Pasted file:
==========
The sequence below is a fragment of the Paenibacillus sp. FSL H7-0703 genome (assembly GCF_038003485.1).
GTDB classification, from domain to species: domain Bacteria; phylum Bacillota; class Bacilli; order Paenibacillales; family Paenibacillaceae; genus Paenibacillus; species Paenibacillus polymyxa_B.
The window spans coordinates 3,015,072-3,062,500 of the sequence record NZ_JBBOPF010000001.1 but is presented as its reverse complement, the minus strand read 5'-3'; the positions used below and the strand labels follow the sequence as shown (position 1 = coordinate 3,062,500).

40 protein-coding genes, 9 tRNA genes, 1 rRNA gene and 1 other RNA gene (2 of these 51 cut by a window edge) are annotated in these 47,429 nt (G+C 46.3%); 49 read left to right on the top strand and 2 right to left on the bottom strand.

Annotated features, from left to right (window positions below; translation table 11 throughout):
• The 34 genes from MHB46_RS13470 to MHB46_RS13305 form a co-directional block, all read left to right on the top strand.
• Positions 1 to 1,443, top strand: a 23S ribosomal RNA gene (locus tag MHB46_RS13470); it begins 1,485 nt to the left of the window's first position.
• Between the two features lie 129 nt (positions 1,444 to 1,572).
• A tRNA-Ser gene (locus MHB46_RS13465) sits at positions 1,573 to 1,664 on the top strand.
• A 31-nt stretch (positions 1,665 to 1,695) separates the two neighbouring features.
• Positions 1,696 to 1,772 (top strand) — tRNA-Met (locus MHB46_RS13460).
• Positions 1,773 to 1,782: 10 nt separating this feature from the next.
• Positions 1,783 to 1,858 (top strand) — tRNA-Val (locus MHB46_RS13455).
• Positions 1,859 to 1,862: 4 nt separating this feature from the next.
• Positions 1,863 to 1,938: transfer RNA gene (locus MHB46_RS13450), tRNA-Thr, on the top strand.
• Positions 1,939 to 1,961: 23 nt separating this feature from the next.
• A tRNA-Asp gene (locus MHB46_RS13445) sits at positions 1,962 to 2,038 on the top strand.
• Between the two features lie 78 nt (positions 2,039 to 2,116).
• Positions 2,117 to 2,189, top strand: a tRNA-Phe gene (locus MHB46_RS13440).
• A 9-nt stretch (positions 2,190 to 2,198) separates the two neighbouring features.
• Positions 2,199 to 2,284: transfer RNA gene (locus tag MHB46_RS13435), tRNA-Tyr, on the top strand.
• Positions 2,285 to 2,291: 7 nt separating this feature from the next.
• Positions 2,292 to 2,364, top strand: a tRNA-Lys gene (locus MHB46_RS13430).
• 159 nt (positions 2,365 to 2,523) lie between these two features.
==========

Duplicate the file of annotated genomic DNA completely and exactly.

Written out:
The sequence below is a fragment of the Paenibacillus sp. FSL H7-0703 genome (assembly GCF_038003485.1).
GTDB classification, from domain to species: domain Bacteria; phylum Bacillota; class Bacilli; order Paenibacillales; family Paenibacillaceae; genus Paenibacillus; species Paenibacillus polymyxa_B.
The window spans coordinates 3,015,072-3,062,500 of the sequence record NZ_JBBOPF010000001.1 but is presented as its reverse complement, the minus strand read 5'-3'; the positions used below and the strand labels follow the sequence as shown (position 1 = coordinate 3,062,500).

40 protein-coding genes, 9 tRNA genes, 1 rRNA gene and 1 other RNA gene (2 of these 51 cut by a window edge) are annotated in these 47,429 nt (G+C 46.3%); 49 read left to right on the top strand and 2 right to left on the bottom strand.

Annotated features, from left to right (window positions below; translation table 11 throughout):
• The 34 genes from MHB46_RS13470 to MHB46_RS13305 form a co-directional block, all read left to right on the top strand.
• Positions 1 to 1,443, top strand: a 23S ribosomal RNA gene (locus tag MHB46_RS13470); it begins 1,485 nt to the left of the window's first position.
• Between the two features lie 129 nt (positions 1,444 to 1,572).
• A tRNA-Ser gene (locus MHB46_RS13465) sits at positions 1,573 to 1,664 on the top strand.
• A 31-nt stretch (positions 1,665 to 1,695) separates the two neighbouring features.
• Positions 1,696 to 1,772 (top strand) — tRNA-Met (locus MHB46_RS13460).
• Positions 1,773 to 1,782: 10 nt separating this feature from the next.
• Positions 1,783 to 1,858 (top strand) — tRNA-Val (locus MHB46_RS13455).
• Positions 1,859 to 1,862: 4 nt separating this feature from the next.
• Positions 1,863 to 1,938: transfer RNA gene (locus MHB46_RS13450), tRNA-Thr, on the top strand.
• Positions 1,939 to 1,961: 23 nt separating this feature from the next.
• A tRNA-Asp gene (locus MHB46_RS13445) sits at positions 1,962 to 2,038 on the top strand.
• Between the two features lie 78 nt (positions 2,039 to 2,116).
• Positions 2,117 to 2,189, top strand: a tRNA-Phe gene (locus MHB46_RS13440).
• A 9-nt stretch (positions 2,190 to 2,198) separates the two neighbouring features.
• Positions 2,199 to 2,284: transfer RNA gene (locus tag MHB46_RS13435), tRNA-Tyr, on the top strand.
• Positions 2,285 to 2,291: 7 nt separating this feature from the next.
• Positions 2,292 to 2,364, top strand: a tRNA-Lys gene (locus MHB46_RS13430).
• 159 nt (positions 2,365 to 2,523) lie between these two features.